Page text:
When it comes to ‘Sushi’, the heart and soul of Japanese cuisine, it can cause some extreme reactions from people. While people like me at any given point of time crave sushi, there are others who cringe at the thought of being served ‘raw food’ or so they say. This feature covers the art of sushi and how it goes beyond the concept of food itself.


Who knew that the ancient practice of preserving fish would soon evolve into one of the hottest selling items of this day and age? Yes, believe it or not but sushi came out the ancient Chinese practice of preserving fish. Around to the sources around 1st Century, raw fish would be placed on rice to allow fermentation. Later, the rice would be thrown away leaving the fish edible for longer durations of time. The process spread to Japan around the seventh century and was eaten in a similar fashion till the seventeenth century. Matsumoto Yoshiichi of modern-day Tokyo was the first man to take baby-steps into what we now know sushi as. He began selling seasoned fish with rice and rice wine vinegar which became an instant success. The sushi of contemporary times was invented by Hanaya Yohei. He had revolutionized the production and the aesthetics of sushi. Sushi would be sold in stalls till the WW2 and soon after moved indoors. It soon changed its stature from ‘fast-food’ to fine dining.

With the Western world embracing sushi, there have been numerous renditions to the traditional food item.


It may sound all so easy but sushi is an art that needs perfection. It is a balancing act between taste and execution. There are tiny details from the thickness of the rolls to the right amount of fish that can make or break the dish. Often overlooked by sushi amateurs but these little details can cost you a job, especially if you’re a Sushi Chef. An intensive course which takes several years to master, the art of sushi isn’t a piece of cake.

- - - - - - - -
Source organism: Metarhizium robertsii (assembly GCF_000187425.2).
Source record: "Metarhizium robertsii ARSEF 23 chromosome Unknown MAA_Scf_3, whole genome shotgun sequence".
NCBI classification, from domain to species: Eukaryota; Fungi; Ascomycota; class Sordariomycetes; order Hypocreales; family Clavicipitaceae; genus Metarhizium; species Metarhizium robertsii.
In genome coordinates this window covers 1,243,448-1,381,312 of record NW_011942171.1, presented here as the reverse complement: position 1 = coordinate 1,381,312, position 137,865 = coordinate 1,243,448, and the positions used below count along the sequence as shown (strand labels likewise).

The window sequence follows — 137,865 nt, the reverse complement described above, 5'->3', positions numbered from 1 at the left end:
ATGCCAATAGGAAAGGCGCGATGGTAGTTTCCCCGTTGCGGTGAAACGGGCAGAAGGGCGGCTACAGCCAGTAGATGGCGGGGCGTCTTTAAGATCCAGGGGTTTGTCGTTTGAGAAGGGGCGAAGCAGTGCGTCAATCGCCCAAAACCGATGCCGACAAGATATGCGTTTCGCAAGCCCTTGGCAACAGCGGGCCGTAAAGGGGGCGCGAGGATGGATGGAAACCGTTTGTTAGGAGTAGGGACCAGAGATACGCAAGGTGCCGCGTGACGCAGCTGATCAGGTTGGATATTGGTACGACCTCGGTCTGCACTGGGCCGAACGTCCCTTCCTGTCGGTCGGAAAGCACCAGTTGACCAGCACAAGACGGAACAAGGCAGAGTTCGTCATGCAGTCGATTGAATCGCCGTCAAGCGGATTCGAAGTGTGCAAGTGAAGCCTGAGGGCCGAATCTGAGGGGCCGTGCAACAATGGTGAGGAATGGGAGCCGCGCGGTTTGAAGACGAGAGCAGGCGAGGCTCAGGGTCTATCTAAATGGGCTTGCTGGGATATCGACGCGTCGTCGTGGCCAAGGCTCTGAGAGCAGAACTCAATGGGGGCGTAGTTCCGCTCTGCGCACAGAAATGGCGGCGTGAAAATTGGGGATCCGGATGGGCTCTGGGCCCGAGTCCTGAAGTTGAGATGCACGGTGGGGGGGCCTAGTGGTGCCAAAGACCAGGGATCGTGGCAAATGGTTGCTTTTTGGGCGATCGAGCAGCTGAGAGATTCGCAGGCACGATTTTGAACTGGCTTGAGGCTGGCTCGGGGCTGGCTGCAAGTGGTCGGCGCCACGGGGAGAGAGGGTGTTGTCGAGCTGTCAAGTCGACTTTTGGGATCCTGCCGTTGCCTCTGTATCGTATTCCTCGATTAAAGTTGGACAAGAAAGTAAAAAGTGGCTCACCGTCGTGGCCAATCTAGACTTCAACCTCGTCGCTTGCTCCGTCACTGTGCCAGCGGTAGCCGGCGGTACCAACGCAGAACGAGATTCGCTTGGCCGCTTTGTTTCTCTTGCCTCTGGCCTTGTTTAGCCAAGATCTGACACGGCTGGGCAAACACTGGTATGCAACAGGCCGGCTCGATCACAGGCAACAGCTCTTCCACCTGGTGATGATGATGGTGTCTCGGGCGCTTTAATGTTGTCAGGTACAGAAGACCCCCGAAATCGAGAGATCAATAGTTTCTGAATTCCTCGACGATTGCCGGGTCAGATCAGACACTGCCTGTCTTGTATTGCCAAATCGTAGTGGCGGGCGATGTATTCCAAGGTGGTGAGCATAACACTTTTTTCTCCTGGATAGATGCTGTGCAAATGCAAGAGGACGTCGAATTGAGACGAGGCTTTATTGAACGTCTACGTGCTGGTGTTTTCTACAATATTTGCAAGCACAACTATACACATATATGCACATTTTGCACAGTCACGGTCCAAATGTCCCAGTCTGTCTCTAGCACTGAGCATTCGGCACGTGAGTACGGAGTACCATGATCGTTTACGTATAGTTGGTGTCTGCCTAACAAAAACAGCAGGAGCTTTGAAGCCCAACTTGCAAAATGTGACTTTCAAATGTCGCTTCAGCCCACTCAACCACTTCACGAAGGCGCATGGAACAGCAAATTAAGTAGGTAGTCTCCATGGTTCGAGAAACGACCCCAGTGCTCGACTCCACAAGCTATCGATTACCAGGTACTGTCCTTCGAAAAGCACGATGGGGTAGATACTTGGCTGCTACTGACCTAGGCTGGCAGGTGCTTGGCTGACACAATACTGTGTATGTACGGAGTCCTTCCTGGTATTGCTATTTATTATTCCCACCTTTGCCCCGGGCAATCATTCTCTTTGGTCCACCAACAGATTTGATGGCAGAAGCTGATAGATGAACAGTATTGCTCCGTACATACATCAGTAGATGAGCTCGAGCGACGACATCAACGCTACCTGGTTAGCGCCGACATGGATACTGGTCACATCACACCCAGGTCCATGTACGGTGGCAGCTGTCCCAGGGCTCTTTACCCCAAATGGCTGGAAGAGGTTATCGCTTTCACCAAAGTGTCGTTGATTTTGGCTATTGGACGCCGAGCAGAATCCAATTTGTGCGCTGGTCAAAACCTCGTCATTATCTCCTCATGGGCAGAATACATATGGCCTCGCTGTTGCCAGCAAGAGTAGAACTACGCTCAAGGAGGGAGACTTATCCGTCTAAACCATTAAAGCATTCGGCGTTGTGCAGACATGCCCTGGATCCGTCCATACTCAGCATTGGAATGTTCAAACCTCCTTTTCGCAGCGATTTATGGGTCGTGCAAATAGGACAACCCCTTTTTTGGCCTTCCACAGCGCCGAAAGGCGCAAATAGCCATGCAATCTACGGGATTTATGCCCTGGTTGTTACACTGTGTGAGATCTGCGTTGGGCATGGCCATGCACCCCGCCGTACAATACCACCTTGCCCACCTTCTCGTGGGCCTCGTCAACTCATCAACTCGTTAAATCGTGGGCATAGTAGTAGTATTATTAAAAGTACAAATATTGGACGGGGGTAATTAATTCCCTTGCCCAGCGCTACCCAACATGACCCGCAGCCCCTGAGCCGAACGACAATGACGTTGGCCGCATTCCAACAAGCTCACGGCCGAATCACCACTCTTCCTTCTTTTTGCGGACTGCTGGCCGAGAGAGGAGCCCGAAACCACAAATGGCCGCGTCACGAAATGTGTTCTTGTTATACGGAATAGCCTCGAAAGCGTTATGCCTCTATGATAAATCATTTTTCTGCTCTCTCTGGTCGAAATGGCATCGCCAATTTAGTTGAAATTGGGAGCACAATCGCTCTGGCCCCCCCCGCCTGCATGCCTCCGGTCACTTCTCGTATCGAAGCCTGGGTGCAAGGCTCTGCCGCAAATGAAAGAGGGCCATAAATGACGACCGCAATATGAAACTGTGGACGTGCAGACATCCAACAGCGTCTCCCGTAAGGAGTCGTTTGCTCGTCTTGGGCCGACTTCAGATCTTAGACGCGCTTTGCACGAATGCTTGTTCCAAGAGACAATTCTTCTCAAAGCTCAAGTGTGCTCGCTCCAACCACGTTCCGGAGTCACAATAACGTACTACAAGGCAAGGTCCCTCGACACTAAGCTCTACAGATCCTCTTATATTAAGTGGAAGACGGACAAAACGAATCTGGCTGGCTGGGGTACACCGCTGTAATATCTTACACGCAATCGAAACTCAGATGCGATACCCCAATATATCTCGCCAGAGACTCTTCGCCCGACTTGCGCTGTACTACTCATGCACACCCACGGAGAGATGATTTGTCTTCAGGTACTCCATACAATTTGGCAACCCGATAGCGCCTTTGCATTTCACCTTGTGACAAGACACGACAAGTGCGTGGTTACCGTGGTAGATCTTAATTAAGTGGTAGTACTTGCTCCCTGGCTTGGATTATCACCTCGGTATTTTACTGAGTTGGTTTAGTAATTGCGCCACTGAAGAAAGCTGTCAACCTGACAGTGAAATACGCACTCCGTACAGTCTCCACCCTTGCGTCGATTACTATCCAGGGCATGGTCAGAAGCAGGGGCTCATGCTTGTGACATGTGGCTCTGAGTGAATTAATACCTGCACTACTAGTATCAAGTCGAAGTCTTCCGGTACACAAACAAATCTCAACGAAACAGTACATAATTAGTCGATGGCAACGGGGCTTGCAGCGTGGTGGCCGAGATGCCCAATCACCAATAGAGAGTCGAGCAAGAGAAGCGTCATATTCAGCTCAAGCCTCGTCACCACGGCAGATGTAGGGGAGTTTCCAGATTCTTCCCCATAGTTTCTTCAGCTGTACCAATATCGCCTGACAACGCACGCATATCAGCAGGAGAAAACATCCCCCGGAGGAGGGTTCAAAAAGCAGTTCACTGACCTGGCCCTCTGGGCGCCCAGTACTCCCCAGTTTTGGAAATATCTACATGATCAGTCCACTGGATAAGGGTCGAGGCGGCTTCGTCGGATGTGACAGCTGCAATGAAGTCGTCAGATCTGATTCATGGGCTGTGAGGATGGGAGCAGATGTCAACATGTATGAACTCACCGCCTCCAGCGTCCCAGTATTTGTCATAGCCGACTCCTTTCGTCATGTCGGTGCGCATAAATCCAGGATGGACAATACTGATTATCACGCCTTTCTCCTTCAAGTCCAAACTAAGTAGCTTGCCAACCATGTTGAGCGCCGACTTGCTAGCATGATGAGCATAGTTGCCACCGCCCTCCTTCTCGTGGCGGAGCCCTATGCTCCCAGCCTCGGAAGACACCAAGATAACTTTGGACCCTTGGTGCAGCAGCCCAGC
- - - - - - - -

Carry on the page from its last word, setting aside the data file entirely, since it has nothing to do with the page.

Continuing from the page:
Although there are countless varieties of sushi available thanks to Western influences, here are some of most common type of sushi rolls you need to know about:

Maki Roll: One of the most popular kinds of Sushi, the roll primarily consists of toasted seaweed (nori) around sushi rice with a filling of your choice. These are cut into several pieces into bite-sized snacks. They are available with a variety of fillings to choose from.


Nigiri: These basically consist of oblong balls of rice with perfect slices of fresh fish placed on top with wasabi in between.


Sashimi: Commonly found at Sushi Restaurants, sashimi is not actually sushi. Sashimi is nothing but finely sliced pieces of raw fish with accompanied with Soy sauce. It is basically nigiri but without the rice.



While in Japan, do as the Japanese do. Here are a few tips one must follow while seated at a Japanese Fine Dining Restaurant:

  1. It’s rude to rub your chopsticks together.
  2. It is always polite to ask the Sushi Chef for recommendations, it shows trust.
  3. Each Sushi should ideally be eaten in one bite, avoid breaking it into pieces.
  4. When eating Nigiri sushi, always dip from fish’s end and not the rice part.
  5. Eat the pieces of pickled ginger before moving onto another sushi dish, it cleanses the palate.
  6. Never ask for extra wasabi in your sushi, it otherwise ends up over-powering the delicate fish.